After visiting the embattled Rawson-Neal psychiatric facility in May and June, the Joint Commission recommended accreditation for the troubled facility, according to a letter from state officials to the non-profit outfit.
The missive, which I have obtained and is attached to this post, indicates that this week's preliminary denial was part of another type of survey -- part of a two-track process the hospital has been undergoing. One track arose out of the patient-dumping scandal; the other is a regular three-year evaluation.
But a copy of the report from the Joint Commission, also attached here, indicates the preliminary denial occurred because of "the hospital placing patients at risk for a serious adverse outcome due to significant and pervasive patterns, trends, and/or repeat findings." And a spokeswoman for the Joint Commission, Elizabeth Eaken Zhani, declined to comment on the state's version of events, saying correspondence between the state and the commission is confidential.
The letter from Southern Nevada Adult Mental Health Services boss Chelsea Szklany indicates the following timeline:
►On May 2-3, the Joint Commission folks visited Rawson-Neal as part of what is known as a "for cause complaint survey," which apparently arose out of the patient-dumping controversy. It is that survey that has now caused the recommendation for denial and the state's decision not to appeal (because "only information that would be considered during an appeal of the PDA (Preliminary Denial of Accreditation) is the information SNAHMS provided prior to the date the PDA was recommended. All of the improvements that SNAMHS personnel have made and all the new processes for oversight and sustained compliance will also not be considered").
You can see from the Joint Commission report that two dozen problems were found on that visit, many of them quite serious and directly related to the patient-dumping scandal. What a gold mine for the ACLU in its lawsuit against the state.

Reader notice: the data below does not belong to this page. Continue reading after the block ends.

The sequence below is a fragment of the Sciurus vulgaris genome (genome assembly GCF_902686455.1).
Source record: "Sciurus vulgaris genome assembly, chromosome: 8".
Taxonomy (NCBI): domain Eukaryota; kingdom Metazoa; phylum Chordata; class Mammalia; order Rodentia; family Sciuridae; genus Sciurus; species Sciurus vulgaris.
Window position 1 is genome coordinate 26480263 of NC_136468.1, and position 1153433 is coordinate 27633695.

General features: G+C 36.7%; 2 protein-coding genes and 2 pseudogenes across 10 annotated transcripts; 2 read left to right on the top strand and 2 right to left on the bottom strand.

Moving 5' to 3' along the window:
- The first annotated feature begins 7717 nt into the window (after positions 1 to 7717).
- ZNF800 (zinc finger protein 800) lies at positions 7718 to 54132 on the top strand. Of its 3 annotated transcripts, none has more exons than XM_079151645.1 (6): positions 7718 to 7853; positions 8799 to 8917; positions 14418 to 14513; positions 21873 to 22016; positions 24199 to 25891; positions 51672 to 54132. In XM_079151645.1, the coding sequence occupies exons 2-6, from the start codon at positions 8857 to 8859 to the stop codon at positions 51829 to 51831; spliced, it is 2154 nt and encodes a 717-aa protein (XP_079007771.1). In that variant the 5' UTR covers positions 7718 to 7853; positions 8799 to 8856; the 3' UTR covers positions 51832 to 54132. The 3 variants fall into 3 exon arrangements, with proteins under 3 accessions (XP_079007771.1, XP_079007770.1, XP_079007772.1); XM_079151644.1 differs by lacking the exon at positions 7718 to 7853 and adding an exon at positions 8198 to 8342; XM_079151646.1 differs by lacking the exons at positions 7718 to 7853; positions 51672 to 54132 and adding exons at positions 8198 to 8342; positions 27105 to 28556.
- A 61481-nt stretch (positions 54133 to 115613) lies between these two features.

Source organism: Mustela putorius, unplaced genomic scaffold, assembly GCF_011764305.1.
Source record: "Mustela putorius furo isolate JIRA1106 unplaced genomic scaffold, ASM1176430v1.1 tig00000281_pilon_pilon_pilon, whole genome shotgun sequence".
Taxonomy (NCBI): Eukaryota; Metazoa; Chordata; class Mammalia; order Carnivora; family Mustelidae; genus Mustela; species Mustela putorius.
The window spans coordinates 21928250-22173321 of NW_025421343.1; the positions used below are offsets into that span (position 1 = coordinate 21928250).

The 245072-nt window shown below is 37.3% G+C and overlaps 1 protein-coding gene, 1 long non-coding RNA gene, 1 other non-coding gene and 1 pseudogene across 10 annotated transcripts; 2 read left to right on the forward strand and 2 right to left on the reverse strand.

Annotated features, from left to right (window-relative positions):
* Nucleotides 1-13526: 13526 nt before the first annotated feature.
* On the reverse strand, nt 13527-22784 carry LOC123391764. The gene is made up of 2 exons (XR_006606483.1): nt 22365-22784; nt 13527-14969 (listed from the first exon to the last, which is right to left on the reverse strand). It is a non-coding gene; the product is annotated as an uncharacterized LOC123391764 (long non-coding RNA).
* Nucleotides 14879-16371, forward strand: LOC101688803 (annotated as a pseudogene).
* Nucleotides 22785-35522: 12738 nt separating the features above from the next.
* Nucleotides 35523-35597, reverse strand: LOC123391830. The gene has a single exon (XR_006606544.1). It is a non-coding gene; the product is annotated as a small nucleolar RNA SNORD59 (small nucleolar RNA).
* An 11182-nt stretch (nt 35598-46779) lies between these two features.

►May 14-17: Only two weeks later, a Joint Commission team began what is known as a "full accreditation survey" at Rawson-Neal. (Not sure this process makes much sense. Do the full accreditation people not talk to the for cause accreditation people?)
The Joint Commission report attached here shows three-dozen "out of compliance" standards, many of them serious, so I am not sure about what happened next, according to the state's letter.
►May 30: The Joint Commission informed the state that the recommendation was "accreditation with follow up survey." Again, read the attached report -- with all of those problems, how could accreditation have been recommended? I asked the state for a letter confirming what Szklany says in her letter about the recommendation, but no luck.
►June 4: After surveying the site, the Joint Commission recommended accreditation. (I tried to get the Joint Commission spokeswoman to confirm this, but she cited confidentiality.)
Strange, eh? Or perhaps the state had fixed everything by then?
Then this: "Follow up surveys by TJC for 'Medicare Conditions of Participation' conducted on July 01, 2013 (full), and July 2,2013 (for cause), reported that all needed improvements were made, and that SNAMHS was in compliance with the Center for Medicare and Medicaid Services (CMS) Conditions of Participation."
Did I mention this process was odd?
After teleconferences in recent days with the Joint Commission, however, the state learned, according to Szklany's letter, that the facility was "on two tracks" and that "the Accreditation Committee will only consider the worst decision track (i.e., the May 2-3, 2013 "'or cause complaint survey'). Therefore, the accreditation decision from the "'or cause survey' trumps the accreditation decision from the 'full survey', even though the subsequent TJC surveys found SNAMHS to have completed all needed improvements and recommended accreditation."
Well, that makes sense.
The silver lining for the state: "However, it is our understanding that should SNAMHS reapply for accreditation, SNAMHS could do so immediately, and that during a reapplication for accreditation process, the improvements and progress made can be considered by the Accreditation Committee."
The damage, of course, is done, inlcuding this banner headline in the "newspaper" this morning:
I am sure a new accreditation application is already in the works.